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Bill Gates Warns of the Dangers of Trucks, Cement and Cow Farts

Climate

This year's letter from Bill and Melinda Gates focused on nine things that surprised them. For the Microsoft-cofounder, one thing he was surprised to learn was the massive amount of new buildings the planet should expect in the coming decades due to urban population growth.

"The number of buildings in the world is going to double by 2060. It's like we're going to build a new New York City every month for the next 40 years," he said.


Construction materials such as steel, cement wood "requires lots of energy from fossil fuels," as Gates noted in the letter, "and the processes involved release carbon as a byproduct."

"We need to find a way to make it all without worsening climate change," he wrote.

The "larger point," the billionaire philanthropist said, is that battling climate change requires much more than just solar panels and wind turbines. It requires "breakthrough inventions" across every polluting sector—buildings, agriculture, electricity, manufacturing and transportation.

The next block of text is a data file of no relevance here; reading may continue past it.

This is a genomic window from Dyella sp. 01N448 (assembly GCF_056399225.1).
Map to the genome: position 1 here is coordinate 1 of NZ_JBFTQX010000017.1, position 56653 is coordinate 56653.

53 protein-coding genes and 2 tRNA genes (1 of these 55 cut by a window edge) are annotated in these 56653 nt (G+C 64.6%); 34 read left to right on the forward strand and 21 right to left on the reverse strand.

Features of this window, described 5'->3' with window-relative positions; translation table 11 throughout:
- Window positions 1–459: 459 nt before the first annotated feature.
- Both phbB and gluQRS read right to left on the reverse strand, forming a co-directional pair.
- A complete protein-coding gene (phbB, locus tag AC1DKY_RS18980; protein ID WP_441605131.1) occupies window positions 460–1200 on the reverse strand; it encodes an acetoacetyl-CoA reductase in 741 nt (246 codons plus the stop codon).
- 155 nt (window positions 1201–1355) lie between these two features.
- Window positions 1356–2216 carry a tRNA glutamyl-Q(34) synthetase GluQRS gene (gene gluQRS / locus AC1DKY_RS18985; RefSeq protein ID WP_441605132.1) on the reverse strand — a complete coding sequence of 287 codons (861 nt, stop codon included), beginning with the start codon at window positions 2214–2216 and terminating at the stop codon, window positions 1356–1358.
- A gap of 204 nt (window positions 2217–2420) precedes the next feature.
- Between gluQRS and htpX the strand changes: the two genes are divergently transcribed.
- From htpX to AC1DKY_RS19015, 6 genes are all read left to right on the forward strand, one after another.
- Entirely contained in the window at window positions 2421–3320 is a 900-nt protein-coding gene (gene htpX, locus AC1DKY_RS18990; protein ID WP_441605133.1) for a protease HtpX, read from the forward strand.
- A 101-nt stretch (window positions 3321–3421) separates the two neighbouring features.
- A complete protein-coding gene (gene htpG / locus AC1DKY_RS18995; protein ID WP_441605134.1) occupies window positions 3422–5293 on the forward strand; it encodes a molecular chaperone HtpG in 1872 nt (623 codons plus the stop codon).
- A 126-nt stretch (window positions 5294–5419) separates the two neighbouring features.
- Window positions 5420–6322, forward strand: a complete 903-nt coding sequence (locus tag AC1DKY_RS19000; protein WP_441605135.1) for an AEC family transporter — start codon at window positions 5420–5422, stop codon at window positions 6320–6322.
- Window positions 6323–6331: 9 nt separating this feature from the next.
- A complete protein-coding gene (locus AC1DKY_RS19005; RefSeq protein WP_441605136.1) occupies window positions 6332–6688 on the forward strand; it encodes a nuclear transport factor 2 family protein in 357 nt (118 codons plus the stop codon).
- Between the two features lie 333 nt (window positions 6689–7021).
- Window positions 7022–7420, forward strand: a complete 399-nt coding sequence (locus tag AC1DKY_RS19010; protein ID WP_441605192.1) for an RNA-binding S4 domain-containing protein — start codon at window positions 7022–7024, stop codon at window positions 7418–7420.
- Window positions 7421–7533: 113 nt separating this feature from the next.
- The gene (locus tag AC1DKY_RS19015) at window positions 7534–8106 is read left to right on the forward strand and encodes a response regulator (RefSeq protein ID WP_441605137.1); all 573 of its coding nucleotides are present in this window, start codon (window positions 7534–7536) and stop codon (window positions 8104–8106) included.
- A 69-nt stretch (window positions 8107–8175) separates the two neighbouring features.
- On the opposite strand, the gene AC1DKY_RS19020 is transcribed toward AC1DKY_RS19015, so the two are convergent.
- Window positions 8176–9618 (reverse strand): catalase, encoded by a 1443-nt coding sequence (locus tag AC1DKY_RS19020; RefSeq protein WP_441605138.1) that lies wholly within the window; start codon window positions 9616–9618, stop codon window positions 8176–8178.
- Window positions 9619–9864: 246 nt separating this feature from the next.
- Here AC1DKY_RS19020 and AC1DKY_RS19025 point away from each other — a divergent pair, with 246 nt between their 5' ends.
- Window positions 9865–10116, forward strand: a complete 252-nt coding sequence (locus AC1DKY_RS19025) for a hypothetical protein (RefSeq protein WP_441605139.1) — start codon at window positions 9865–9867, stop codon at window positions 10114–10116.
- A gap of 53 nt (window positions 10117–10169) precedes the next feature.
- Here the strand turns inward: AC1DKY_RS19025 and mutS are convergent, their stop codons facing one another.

Those five industries are the biggest contributors to global greenhouse gas emissions, or as Gates calls them, the five "grand challenges in climate change."

"Solar panels are great, but we should be hearing about trucks, cement, and cow farts too," he wrote.

For instance, electricity counts for only a quarter of the emissions, Gates said in a promo video with Melinda for their annual letter. "Things like cement, steel, meat—there's a lot of other activities that are generating 75 percent of it," he said.

Bill and Melinda Gates's 2019 Annual Letter www.youtube.com

Meanwhile, agriculture accounts for another 24 percent of greenhouse gases. Gates quipped: "That includes cattle, which give off methane when they belch and pass gas. (A personal surprise for me: I never thought I'd be writing seriously about bovine flatulence.)"

On that note, Gates was happy to report that the European Commission recently committed to invest in research and development on the five challenge areas, and Breakthrough Energy Ventures, the $1 billion fund he helped launch, will be using the five areas to as a guide for their future investments in clean-energy companies.

Breakthrough Energy Ventures counts a number of wealthy and influential billionaires as investors and board members, including Amazon chief Jeff Bezos, Virgin Group's Richard Branson, Alibaba founder Jack Ma and more.

"Part of the solution is to invest in innovation in all five sectors so we can do these things without destroying the climate," Gates concluded. "We need breakthrough inventions in each of the grand challenges."

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